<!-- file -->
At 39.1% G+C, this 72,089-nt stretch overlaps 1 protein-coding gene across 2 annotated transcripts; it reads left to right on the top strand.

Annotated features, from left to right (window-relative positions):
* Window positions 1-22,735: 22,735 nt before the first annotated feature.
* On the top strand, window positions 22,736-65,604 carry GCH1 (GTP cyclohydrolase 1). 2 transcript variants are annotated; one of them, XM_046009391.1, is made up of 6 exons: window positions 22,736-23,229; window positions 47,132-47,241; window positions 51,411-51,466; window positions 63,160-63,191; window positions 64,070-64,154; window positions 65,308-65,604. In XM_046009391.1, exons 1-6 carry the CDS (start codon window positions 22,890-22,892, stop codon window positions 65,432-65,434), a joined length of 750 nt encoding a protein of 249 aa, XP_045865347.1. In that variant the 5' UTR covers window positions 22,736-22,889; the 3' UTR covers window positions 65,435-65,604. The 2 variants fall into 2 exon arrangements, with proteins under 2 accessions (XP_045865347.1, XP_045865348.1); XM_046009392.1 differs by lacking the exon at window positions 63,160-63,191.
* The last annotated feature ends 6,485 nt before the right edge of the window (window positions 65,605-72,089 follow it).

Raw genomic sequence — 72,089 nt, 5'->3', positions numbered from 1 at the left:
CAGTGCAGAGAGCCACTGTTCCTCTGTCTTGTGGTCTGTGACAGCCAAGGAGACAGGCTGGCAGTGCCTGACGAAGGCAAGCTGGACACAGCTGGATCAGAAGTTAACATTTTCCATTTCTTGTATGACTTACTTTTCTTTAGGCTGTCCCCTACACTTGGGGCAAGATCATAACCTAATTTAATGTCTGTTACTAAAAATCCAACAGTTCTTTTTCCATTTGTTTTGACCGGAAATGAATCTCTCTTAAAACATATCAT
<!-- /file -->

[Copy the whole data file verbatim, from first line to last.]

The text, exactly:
At 39.1% G+C, this 72,089-nt stretch overlaps 1 protein-coding gene across 2 annotated transcripts; it reads left to right on the top strand.

Annotated features, from left to right (window-relative positions):
* Window positions 1-22,735: 22,735 nt before the first annotated feature.
* On the top strand, window positions 22,736-65,604 carry GCH1 (GTP cyclohydrolase 1). 2 transcript variants are annotated; one of them, XM_046009391.1, is made up of 6 exons: window positions 22,736-23,229; window positions 47,132-47,241; window positions 51,411-51,466; window positions 63,160-63,191; window positions 64,070-64,154; window positions 65,308-65,604. In XM_046009391.1, exons 1-6 carry the CDS (start codon window positions 22,890-22,892, stop codon window positions 65,432-65,434), a joined length of 750 nt encoding a protein of 249 aa, XP_045865347.1. In that variant the 5' UTR covers window positions 22,736-22,889; the 3' UTR covers window positions 65,435-65,604. The 2 variants fall into 2 exon arrangements, with proteins under 2 accessions (XP_045865347.1, XP_045865348.1); XM_046009392.1 differs by lacking the exon at window positions 63,160-63,191.
* The last annotated feature ends 6,485 nt before the right edge of the window (window positions 65,605-72,089 follow it).

Raw genomic sequence — 72,089 nt, 5'->3', positions numbered from 1 at the left:
CAGTGCAGAGAGCCACTGTTCCTCTGTCTTGTGGTCTGTGACAGCCAAGGAGACAGGCTGGCAGTGCCTGACGAAGGCAAGCTGGACACAGCTGGATCAGAAGTTAACATTTTCCATTTCTTGTATGACTTACTTTTCTTTAGGCTGTCCCCTACACTTGGGGCAAGATCATAACCTAATTTAATGTCTGTTACTAAAAATCCAACAGTTCTTTTTCCATTTGTTTTGACCGGAAATGAATCTCTCTTAAAACATATCAT